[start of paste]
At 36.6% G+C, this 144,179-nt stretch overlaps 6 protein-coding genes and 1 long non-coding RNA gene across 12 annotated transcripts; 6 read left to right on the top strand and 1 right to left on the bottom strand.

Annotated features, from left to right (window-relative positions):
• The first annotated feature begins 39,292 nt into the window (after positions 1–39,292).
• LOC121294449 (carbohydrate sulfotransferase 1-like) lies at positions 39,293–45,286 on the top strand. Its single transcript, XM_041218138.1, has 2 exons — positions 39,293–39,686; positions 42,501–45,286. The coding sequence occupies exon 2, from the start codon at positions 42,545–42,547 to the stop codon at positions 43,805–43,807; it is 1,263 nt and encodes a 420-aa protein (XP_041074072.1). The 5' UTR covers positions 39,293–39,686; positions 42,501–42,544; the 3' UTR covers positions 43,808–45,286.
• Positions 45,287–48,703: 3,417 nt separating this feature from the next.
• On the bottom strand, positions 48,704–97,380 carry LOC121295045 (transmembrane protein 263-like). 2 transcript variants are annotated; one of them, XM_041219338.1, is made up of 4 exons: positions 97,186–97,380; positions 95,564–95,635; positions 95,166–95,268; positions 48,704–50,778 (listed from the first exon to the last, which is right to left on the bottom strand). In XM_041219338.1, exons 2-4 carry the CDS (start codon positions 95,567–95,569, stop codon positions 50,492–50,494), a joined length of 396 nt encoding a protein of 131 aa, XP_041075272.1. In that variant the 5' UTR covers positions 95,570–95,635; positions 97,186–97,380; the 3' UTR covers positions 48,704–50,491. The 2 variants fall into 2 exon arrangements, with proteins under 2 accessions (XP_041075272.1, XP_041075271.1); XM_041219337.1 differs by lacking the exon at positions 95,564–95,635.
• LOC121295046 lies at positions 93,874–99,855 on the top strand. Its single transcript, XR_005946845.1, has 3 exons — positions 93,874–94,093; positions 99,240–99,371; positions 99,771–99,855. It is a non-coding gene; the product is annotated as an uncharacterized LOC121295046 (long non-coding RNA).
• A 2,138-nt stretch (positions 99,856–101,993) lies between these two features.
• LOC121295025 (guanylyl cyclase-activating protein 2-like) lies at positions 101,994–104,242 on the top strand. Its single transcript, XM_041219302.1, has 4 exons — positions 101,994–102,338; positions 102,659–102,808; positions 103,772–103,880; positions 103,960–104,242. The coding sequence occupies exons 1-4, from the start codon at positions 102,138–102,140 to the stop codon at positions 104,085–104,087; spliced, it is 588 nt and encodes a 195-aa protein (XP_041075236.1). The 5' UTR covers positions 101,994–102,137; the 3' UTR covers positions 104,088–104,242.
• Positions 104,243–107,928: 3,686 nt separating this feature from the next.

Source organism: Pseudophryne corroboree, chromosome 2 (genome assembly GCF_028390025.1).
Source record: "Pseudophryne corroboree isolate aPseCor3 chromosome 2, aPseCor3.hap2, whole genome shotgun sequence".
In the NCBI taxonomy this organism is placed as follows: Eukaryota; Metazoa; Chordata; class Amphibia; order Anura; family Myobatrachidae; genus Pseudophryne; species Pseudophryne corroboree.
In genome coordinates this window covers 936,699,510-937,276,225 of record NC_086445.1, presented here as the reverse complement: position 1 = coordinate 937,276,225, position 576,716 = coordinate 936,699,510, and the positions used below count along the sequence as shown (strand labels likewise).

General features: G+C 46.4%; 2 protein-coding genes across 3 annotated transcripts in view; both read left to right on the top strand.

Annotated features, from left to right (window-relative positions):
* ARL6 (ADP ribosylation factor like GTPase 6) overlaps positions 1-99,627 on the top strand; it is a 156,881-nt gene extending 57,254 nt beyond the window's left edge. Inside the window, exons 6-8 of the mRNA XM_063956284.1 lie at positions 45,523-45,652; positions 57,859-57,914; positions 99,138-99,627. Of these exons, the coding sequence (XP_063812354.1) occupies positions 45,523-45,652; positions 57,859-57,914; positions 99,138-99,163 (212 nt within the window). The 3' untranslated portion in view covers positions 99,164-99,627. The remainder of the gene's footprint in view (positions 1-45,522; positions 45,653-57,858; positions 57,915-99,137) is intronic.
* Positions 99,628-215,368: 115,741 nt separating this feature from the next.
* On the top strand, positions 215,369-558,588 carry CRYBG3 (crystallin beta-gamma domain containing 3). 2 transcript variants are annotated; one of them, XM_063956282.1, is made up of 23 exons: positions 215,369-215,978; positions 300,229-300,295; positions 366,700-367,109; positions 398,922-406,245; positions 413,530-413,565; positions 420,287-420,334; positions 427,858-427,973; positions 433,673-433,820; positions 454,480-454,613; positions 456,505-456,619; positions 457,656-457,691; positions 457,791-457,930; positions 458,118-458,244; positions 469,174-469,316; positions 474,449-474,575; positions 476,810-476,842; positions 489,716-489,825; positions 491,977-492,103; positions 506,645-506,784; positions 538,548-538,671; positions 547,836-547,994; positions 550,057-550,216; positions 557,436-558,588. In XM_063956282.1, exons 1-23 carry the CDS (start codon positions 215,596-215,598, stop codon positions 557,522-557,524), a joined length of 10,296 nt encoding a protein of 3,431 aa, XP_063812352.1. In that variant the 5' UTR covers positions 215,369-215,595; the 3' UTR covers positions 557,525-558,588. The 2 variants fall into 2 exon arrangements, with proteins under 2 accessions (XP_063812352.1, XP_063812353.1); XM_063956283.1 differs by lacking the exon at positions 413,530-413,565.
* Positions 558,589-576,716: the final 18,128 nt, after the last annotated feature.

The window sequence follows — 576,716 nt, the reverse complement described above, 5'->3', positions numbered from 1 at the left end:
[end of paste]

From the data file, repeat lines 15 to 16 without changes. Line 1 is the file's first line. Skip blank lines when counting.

General features: G+C 46.4%; 2 protein-coding genes across 3 annotated transcripts in view; both read left to right on the top strand.

Annotated features, from left to right (window-relative positions):